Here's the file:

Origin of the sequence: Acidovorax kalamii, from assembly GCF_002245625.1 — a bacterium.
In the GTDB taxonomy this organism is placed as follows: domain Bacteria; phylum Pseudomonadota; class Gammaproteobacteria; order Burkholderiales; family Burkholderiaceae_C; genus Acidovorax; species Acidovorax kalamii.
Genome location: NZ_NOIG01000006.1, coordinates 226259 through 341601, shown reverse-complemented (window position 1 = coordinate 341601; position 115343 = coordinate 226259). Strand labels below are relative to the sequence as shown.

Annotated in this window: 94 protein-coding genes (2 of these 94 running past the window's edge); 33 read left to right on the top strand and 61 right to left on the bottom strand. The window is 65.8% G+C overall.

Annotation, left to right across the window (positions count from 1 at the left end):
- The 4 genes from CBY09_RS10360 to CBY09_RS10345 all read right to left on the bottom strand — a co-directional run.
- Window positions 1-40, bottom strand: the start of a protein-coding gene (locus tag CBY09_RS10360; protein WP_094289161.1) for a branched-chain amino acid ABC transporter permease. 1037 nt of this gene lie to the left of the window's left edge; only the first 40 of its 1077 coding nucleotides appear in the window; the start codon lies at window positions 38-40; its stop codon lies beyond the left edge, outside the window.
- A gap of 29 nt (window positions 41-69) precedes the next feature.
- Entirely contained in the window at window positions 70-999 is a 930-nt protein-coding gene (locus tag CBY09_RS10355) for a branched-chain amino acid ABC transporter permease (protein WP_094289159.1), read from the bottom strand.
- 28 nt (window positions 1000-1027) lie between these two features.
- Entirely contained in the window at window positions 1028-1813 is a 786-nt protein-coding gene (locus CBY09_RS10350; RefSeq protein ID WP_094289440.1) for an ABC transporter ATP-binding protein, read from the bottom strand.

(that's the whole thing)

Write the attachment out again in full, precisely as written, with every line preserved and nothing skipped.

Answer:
Origin of the sequence: Acidovorax kalamii, from assembly GCF_002245625.1 — a bacterium.
In the GTDB taxonomy this organism is placed as follows: domain Bacteria; phylum Pseudomonadota; class Gammaproteobacteria; order Burkholderiales; family Burkholderiaceae_C; genus Acidovorax; species Acidovorax kalamii.
Genome location: NZ_NOIG01000006.1, coordinates 226259 through 341601, shown reverse-complemented (window position 1 = coordinate 341601; position 115343 = coordinate 226259). Strand labels below are relative to the sequence as shown.

Annotated in this window: 94 protein-coding genes (2 of these 94 running past the window's edge); 33 read left to right on the top strand and 61 right to left on the bottom strand. The window is 65.8% G+C overall.

Annotation, left to right across the window (positions count from 1 at the left end):
- The 4 genes from CBY09_RS10360 to CBY09_RS10345 all read right to left on the bottom strand — a co-directional run.
- Window positions 1-40, bottom strand: the start of a protein-coding gene (locus tag CBY09_RS10360; protein WP_094289161.1) for a branched-chain amino acid ABC transporter permease. 1037 nt of this gene lie to the left of the window's left edge; only the first 40 of its 1077 coding nucleotides appear in the window; the start codon lies at window positions 38-40; its stop codon lies beyond the left edge, outside the window.
- A gap of 29 nt (window positions 41-69) precedes the next feature.
- Entirely contained in the window at window positions 70-999 is a 930-nt protein-coding gene (locus tag CBY09_RS10355) for a branched-chain amino acid ABC transporter permease (protein WP_094289159.1), read from the bottom strand.
- 28 nt (window positions 1000-1027) lie between these two features.
- Entirely contained in the window at window positions 1028-1813 is a 786-nt protein-coding gene (locus CBY09_RS10350; RefSeq protein ID WP_094289440.1) for an ABC transporter ATP-binding protein, read from the bottom strand.